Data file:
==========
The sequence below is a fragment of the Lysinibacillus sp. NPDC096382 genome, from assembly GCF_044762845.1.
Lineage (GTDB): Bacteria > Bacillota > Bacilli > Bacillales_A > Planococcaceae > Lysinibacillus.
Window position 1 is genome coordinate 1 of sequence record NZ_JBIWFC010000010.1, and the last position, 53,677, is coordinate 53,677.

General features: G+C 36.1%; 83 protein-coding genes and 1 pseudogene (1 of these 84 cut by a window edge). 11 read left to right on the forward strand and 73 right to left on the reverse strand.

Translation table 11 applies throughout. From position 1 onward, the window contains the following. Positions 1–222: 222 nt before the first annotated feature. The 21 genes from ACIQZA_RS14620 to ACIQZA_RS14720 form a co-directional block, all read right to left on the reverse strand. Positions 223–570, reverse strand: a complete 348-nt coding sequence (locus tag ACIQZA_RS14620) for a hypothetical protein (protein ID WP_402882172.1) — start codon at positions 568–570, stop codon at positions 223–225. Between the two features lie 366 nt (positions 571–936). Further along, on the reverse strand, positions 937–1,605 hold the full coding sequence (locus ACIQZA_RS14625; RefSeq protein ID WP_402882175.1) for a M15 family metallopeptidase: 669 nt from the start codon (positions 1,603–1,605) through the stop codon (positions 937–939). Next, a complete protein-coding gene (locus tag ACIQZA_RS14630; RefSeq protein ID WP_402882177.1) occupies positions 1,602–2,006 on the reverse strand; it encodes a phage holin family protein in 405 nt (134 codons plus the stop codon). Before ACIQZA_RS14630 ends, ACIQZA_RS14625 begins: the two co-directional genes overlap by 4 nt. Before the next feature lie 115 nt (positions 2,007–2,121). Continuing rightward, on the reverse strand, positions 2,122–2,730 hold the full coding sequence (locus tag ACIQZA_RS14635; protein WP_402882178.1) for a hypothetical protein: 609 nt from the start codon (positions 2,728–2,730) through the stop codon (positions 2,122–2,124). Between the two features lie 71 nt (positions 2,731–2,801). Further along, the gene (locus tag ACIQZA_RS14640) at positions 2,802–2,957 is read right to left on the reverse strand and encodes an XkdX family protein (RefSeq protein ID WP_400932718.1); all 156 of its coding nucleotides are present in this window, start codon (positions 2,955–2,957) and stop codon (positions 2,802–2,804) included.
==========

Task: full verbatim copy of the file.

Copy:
The sequence below is a fragment of the Lysinibacillus sp. NPDC096382 genome, from assembly GCF_044762845.1.
Lineage (GTDB): Bacteria > Bacillota > Bacilli > Bacillales_A > Planococcaceae > Lysinibacillus.
Window position 1 is genome coordinate 1 of sequence record NZ_JBIWFC010000010.1, and the last position, 53,677, is coordinate 53,677.

General features: G+C 36.1%; 83 protein-coding genes and 1 pseudogene (1 of these 84 cut by a window edge). 11 read left to right on the forward strand and 73 right to left on the reverse strand.

Translation table 11 applies throughout. From position 1 onward, the window contains the following. Positions 1–222: 222 nt before the first annotated feature. The 21 genes from ACIQZA_RS14620 to ACIQZA_RS14720 form a co-directional block, all read right to left on the reverse strand. Positions 223–570, reverse strand: a complete 348-nt coding sequence (locus tag ACIQZA_RS14620) for a hypothetical protein (protein ID WP_402882172.1) — start codon at positions 568–570, stop codon at positions 223–225. Between the two features lie 366 nt (positions 571–936). Further along, on the reverse strand, positions 937–1,605 hold the full coding sequence (locus ACIQZA_RS14625; RefSeq protein ID WP_402882175.1) for a M15 family metallopeptidase: 669 nt from the start codon (positions 1,603–1,605) through the stop codon (positions 937–939). Next, a complete protein-coding gene (locus tag ACIQZA_RS14630; RefSeq protein ID WP_402882177.1) occupies positions 1,602–2,006 on the reverse strand; it encodes a phage holin family protein in 405 nt (134 codons plus the stop codon). Before ACIQZA_RS14630 ends, ACIQZA_RS14625 begins: the two co-directional genes overlap by 4 nt. Before the next feature lie 115 nt (positions 2,007–2,121). Continuing rightward, on the reverse strand, positions 2,122–2,730 hold the full coding sequence (locus tag ACIQZA_RS14635; protein WP_402882178.1) for a hypothetical protein: 609 nt from the start codon (positions 2,728–2,730) through the stop codon (positions 2,122–2,124). Between the two features lie 71 nt (positions 2,731–2,801). Further along, the gene (locus tag ACIQZA_RS14640) at positions 2,802–2,957 is read right to left on the reverse strand and encodes an XkdX family protein (RefSeq protein ID WP_400932718.1); all 156 of its coding nucleotides are present in this window, start codon (positions 2,955–2,957) and stop codon (positions 2,802–2,804) included.